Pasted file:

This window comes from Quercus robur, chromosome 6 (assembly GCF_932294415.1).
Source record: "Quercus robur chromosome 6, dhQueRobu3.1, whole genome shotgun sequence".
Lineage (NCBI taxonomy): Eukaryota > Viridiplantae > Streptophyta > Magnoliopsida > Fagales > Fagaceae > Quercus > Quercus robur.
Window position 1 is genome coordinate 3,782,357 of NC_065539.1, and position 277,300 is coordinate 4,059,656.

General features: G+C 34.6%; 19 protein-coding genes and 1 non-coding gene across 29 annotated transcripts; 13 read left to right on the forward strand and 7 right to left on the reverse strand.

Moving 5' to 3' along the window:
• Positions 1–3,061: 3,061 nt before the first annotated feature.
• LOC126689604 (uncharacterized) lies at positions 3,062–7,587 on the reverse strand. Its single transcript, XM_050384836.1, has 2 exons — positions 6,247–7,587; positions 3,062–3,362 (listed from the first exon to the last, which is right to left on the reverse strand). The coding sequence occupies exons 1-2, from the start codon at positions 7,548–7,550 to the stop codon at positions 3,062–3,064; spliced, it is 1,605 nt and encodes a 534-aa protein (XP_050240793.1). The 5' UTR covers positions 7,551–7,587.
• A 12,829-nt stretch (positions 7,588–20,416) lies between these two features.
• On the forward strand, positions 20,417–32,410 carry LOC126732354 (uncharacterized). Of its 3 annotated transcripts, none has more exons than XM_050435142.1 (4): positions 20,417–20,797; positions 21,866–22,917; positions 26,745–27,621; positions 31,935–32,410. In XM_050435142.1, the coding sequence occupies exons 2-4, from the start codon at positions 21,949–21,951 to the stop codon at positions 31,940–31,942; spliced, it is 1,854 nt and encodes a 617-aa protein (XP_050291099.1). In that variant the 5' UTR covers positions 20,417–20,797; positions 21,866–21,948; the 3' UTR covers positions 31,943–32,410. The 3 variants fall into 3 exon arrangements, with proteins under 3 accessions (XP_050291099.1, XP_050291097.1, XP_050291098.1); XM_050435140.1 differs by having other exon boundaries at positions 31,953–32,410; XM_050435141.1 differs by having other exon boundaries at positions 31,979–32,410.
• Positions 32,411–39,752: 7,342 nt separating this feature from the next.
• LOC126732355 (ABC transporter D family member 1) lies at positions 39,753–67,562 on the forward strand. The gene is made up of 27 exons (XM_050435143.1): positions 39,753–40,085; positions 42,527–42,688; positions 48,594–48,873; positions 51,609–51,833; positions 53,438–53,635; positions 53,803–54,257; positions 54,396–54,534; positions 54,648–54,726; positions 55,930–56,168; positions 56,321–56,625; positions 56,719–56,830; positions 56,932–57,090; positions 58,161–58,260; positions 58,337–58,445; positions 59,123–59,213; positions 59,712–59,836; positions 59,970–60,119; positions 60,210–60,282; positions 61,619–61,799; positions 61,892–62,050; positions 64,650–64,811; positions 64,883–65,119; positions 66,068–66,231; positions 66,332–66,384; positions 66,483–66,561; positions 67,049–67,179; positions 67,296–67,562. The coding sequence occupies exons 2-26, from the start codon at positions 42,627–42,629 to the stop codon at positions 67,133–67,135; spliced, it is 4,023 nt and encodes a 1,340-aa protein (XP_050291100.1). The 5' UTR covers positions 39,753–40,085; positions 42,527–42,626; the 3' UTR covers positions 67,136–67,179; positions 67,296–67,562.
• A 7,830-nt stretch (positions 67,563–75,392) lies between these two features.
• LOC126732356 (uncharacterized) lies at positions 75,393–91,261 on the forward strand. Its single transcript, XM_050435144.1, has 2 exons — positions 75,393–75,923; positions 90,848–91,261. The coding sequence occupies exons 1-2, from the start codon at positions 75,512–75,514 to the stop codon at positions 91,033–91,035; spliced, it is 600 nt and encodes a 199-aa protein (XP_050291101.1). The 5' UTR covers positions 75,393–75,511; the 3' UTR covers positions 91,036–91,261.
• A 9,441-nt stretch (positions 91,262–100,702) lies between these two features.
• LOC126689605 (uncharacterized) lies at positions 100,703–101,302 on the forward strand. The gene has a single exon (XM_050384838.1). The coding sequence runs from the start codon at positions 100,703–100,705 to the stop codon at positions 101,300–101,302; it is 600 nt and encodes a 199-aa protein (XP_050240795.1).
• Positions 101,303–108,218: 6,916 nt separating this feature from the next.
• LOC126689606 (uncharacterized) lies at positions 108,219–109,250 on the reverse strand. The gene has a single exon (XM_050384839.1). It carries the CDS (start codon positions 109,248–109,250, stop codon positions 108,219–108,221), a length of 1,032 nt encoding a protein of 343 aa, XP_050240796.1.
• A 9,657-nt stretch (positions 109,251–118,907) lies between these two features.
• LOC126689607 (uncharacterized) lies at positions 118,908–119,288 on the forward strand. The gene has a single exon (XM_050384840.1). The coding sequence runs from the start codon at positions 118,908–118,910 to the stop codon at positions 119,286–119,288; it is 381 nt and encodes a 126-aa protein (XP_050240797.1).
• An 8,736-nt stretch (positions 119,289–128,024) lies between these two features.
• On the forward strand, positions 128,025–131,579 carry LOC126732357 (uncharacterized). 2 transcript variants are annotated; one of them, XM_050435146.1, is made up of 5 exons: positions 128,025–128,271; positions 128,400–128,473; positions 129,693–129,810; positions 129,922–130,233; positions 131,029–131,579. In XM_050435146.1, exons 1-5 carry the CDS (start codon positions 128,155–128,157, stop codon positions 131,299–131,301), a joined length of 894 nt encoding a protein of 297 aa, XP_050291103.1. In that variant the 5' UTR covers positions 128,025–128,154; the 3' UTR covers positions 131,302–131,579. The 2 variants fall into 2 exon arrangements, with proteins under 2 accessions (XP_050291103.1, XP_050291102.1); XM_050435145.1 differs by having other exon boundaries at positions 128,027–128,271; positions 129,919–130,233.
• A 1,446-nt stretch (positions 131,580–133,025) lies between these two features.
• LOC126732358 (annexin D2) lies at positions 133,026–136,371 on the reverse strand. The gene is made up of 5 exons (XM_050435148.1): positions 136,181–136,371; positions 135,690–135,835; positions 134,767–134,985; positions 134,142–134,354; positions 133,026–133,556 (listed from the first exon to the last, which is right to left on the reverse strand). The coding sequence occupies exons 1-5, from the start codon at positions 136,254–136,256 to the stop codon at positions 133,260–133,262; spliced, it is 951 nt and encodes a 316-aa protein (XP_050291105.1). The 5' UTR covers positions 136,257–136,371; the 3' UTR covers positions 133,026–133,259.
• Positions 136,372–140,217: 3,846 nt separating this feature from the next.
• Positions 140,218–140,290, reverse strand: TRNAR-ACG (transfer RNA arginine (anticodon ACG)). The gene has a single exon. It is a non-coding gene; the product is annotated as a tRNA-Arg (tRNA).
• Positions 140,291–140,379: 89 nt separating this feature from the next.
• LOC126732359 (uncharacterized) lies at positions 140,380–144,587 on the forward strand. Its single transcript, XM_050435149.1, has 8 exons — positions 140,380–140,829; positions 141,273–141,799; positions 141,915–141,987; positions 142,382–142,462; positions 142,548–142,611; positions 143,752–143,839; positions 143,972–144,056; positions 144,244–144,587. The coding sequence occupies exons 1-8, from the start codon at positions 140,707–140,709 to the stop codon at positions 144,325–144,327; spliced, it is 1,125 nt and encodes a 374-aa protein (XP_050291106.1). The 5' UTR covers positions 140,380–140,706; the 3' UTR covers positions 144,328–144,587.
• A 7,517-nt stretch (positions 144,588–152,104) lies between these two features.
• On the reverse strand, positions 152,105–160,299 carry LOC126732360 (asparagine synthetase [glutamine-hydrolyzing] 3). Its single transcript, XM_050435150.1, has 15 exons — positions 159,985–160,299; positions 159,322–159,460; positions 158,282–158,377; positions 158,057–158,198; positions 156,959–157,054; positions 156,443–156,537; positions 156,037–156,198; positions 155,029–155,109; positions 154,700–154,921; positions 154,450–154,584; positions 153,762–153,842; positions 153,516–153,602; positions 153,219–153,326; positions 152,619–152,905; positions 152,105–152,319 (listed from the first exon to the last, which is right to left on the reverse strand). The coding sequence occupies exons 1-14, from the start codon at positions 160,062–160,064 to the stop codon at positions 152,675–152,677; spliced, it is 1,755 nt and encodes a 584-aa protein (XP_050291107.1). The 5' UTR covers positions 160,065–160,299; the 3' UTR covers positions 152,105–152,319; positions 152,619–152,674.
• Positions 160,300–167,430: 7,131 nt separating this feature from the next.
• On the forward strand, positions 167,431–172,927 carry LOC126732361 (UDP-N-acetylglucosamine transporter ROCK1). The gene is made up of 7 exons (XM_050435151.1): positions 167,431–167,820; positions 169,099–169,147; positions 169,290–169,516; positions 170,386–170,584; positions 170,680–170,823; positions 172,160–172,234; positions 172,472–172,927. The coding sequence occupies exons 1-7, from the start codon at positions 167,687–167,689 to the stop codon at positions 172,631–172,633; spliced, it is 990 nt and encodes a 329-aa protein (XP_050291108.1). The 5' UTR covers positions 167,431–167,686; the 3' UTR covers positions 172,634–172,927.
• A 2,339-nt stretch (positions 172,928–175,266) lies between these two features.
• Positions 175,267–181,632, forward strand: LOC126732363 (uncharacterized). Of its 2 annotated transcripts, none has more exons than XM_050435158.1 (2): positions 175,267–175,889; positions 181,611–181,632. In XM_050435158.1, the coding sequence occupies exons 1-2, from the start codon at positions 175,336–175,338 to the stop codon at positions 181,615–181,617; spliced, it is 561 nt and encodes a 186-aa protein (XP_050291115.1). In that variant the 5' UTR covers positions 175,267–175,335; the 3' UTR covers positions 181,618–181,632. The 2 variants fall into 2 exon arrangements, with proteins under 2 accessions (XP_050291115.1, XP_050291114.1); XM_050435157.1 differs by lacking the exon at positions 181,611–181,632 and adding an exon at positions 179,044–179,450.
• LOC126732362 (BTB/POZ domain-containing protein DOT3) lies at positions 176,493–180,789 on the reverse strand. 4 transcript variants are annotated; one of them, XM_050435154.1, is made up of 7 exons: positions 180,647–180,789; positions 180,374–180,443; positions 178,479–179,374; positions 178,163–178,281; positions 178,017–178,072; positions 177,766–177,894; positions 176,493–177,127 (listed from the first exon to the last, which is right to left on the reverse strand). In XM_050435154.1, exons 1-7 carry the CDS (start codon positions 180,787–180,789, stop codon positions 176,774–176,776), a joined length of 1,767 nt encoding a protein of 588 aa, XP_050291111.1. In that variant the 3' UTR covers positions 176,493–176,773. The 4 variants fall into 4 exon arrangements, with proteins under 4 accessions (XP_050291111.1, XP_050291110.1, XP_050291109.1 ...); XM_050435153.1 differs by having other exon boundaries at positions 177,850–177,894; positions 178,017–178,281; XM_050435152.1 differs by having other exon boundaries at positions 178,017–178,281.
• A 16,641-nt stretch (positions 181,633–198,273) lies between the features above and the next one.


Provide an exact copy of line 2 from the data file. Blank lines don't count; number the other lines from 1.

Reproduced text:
Source record: "Quercus robur chromosome 6, dhQueRobu3.1, whole genome shotgun sequence".